If these people insist they can still beat Stockfish 11 unaided, challenge them to prove it live. You can probably offer them odds of pawn and move and they'll still lose (they won't even draw). If they actually manage to win, it'll be big news. Here's an example of a claimed win from 2011, at a time when computers were already unbeatable by humans. As ChessBase put it, "Believe it or not? Not, of course. Definitely not." Pointedly, the guy making the claim was later convicted of fraud.

  • The link is for a draw? – D. Ben Knoble Feb 20 '20 at 7:16
  • @D.BenKnoble weird. Looks like CCC's website is being wonky right now. I'll remove the link, the information needed to dig up the game from CCC's website is still in the answer. – Allure Feb 20 '20 at 7:54
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    @mbrig Komodo played a bunch of handicap games against GMs and did quite well. en.chessbase.com/post/komodo-9-odds-matches-against-gms – James Hollis Feb 20 '20 at 19:14
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    @mbrig based on what I saw following computer chess (no source however), Stockfish will crush a GM at pawn odds, is about even at knight odds, and is disfavored at rook odds. – Allure Feb 20 '20 at 21:32
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    @mbrig Turns out I might be wrong. GM David Smerdon gave Komodo knight odds and won 5-1. davidsmerdon.com/?p=2133 Komodo is significantly weaker than Stockfish, but still: it seems like humans can steer the game towards positions which engines cannot compensate for the knight odds. – Allure May 22 '20 at 3:27

People who say they beat Stockfish did it at a low level, with a fast time control so Stockfish could not do its best, and perhaps also on slower computers.

Can Stockfish be beat at high level on fast computer with long time control? Of course, but it would likely take another computer program to do it.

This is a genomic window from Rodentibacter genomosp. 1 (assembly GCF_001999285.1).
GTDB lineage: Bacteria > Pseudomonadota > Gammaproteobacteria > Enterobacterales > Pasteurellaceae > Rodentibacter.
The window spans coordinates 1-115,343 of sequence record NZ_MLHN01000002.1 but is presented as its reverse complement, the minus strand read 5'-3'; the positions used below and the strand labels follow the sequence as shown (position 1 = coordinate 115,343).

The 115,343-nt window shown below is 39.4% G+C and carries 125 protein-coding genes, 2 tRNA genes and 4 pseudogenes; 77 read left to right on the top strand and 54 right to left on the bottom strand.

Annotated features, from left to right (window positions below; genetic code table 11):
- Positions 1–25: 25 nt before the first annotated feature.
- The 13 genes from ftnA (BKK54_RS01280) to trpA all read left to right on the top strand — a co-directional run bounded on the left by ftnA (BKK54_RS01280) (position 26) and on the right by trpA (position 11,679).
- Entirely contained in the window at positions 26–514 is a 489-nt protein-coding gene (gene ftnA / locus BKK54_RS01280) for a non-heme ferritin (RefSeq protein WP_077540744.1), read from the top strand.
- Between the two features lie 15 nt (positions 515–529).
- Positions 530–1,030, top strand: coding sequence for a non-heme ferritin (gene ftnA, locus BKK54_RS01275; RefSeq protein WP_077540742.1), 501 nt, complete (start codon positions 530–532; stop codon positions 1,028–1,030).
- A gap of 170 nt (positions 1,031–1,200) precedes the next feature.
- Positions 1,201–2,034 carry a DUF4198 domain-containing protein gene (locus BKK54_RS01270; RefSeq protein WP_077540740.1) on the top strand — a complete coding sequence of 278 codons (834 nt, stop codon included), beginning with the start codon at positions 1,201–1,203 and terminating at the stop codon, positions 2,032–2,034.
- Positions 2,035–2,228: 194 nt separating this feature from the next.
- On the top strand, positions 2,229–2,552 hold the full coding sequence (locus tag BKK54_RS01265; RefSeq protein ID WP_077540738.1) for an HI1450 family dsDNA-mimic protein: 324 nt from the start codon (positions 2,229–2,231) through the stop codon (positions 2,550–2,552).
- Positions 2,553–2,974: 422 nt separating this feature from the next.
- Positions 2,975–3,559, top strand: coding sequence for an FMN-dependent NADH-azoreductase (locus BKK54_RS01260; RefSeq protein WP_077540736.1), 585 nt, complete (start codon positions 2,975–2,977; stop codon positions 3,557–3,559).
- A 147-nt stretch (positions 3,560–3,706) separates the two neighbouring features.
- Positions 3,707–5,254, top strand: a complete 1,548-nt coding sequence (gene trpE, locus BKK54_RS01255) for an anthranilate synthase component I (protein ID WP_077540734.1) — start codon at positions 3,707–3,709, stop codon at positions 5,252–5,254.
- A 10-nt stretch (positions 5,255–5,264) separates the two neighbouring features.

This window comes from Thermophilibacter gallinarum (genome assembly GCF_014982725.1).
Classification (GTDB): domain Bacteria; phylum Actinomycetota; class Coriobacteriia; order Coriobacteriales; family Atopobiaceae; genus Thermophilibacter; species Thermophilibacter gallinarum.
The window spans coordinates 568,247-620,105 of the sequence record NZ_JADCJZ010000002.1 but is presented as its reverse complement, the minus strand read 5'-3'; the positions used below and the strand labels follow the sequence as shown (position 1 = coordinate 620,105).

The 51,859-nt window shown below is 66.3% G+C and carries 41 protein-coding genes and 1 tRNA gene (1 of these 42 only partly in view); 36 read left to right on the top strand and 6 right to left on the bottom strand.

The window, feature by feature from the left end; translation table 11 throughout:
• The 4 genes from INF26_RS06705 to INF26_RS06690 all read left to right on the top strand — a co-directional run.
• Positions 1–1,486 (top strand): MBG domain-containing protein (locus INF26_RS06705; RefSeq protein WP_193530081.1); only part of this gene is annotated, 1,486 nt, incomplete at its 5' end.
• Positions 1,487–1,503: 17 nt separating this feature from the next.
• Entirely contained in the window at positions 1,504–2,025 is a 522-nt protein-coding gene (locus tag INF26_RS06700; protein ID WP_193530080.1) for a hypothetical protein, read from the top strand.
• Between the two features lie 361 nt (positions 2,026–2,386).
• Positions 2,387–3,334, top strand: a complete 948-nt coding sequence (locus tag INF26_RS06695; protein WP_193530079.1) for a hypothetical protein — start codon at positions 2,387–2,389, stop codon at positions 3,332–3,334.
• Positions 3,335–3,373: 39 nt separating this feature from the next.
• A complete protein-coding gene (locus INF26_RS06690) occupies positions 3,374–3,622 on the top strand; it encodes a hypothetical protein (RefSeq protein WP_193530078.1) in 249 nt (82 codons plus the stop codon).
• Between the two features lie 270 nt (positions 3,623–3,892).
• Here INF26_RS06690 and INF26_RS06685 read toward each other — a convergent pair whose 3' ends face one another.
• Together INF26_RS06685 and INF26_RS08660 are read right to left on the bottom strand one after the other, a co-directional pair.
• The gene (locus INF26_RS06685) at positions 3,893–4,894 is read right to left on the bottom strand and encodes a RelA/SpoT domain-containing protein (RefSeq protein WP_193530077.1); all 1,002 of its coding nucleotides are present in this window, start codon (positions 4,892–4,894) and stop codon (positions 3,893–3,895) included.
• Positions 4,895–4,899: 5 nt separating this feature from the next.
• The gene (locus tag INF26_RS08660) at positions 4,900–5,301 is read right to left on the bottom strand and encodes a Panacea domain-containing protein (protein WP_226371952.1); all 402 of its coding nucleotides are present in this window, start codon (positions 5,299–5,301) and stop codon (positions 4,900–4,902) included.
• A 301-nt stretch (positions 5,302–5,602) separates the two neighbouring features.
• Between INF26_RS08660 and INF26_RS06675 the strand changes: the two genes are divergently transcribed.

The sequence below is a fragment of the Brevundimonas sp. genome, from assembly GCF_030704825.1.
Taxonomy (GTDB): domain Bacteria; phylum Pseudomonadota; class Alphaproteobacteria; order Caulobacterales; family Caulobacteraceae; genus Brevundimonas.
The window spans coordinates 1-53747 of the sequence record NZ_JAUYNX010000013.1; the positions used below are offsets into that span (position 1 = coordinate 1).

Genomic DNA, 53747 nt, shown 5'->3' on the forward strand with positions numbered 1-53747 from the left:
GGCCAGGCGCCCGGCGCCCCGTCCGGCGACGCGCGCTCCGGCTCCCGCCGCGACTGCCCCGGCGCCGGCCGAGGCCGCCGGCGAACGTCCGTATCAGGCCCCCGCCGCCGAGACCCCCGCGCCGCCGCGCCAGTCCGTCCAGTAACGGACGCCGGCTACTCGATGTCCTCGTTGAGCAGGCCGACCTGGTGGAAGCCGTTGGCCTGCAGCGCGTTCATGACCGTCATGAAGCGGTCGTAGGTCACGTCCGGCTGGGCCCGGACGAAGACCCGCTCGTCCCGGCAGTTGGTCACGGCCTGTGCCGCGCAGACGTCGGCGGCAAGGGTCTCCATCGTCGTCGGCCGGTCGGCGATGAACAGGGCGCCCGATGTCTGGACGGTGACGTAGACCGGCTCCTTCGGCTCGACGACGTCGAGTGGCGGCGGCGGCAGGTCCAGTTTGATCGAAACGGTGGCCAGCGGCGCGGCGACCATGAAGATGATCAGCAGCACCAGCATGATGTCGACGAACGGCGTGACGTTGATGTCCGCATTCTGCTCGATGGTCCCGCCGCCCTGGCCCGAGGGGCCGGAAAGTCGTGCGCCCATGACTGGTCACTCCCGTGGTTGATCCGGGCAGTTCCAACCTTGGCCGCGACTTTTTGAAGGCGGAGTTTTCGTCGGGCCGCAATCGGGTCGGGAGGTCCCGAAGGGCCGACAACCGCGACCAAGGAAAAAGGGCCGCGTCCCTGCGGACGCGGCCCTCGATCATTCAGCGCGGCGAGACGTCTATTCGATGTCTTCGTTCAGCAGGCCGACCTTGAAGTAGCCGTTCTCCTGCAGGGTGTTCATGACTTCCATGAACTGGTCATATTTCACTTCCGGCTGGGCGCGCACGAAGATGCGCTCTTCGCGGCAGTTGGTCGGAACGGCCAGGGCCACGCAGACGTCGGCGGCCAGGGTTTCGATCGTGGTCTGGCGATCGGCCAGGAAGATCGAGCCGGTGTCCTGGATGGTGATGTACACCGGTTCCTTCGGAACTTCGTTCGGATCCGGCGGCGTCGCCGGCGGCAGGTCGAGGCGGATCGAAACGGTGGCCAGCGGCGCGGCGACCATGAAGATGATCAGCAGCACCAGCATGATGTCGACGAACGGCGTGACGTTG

Remember that Stockfish was rated at 3388 as of July 2017 and would be even stronger now.


I would say it is practically unbeatable by a human player when running according to the TCEC hardware, but theoretically, it could be since chess has so many possibilities that we only completely understand it when only 7 pieces are on the board(Endgame Tablebases). Another fact is that these tablebases were created by supercomputers. I am certainly sure that it could be beaten by non-human players especially Neural Networks.


Gary Kasparov said this when Stockfish was only rated around 3100:

“There has been a steady, but slow, drive upwards. But the strongest chess [software] engines today -Stockfish, Komodo– are in the 3100-plus category, so much stronger that competition even with Magnus Carlsen would make no sense. Not because they understand chess, but because they make almost no mistakes,”


I played against Sockfish 5 2000. I had won the game, I was chasing the king down with three connected pawns, and my king. Driving him back until I forced Stockfish into a stalemate. But until the last move made, I was 1 second ahead of the computers time. I hadn't played the game seriously since the 70's. Seen Lichess, Gave it a go. I actually didn't know at the time Stockfish was a computer, I thought Man this guy is really fast, and good too! Can't let him think he can run over me. Ha, Ha, how funny! Game wasn't a fluke, won another game at 2000 rating, and beat computers time by 3 seconds.

enter image description here

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    AI level 5 is, however, a very weakened version of Stockfish, and not the 3300 version we are talking about here. Do you beat Stockfish at level 7? – null Sep 5 '20 at 0:59

Well i usually play with stockfish on my mobile to sharpen my chess skills. I am now good at chess playing. My opening (as far as I think) is one of the best in the world. I never played officaly against any grandmaster but informally i have played against a state level champion (Bihar, India) i beat him easily in both the games (on a train journey). I tried several time to do something better against stockfish (10 and 11). In some of my best games against stockfish, I managed to pull the game upto 60 moves (but never won or made a draw). In my analysis, I was equally balanced upto 30 moves and then I made blunder (I was not able to guess the opponents move). So i can say it's not possible to beat stockfish 9 and above by any human now. I regularly watches international chess games specially Vishwanathan Anand's game, and many times i realized he made bad moves (some times blunders too). After his match when I analyzed, I found my guess better than him. Yet i cannot claim myself a master or grandmaster. My best chess rank on lichess was 2400+, after that I stopped playing on that. I usually play online anonymously. I am not serious anytime, so I make blunders. My normal chess rating lies between 1500-2500.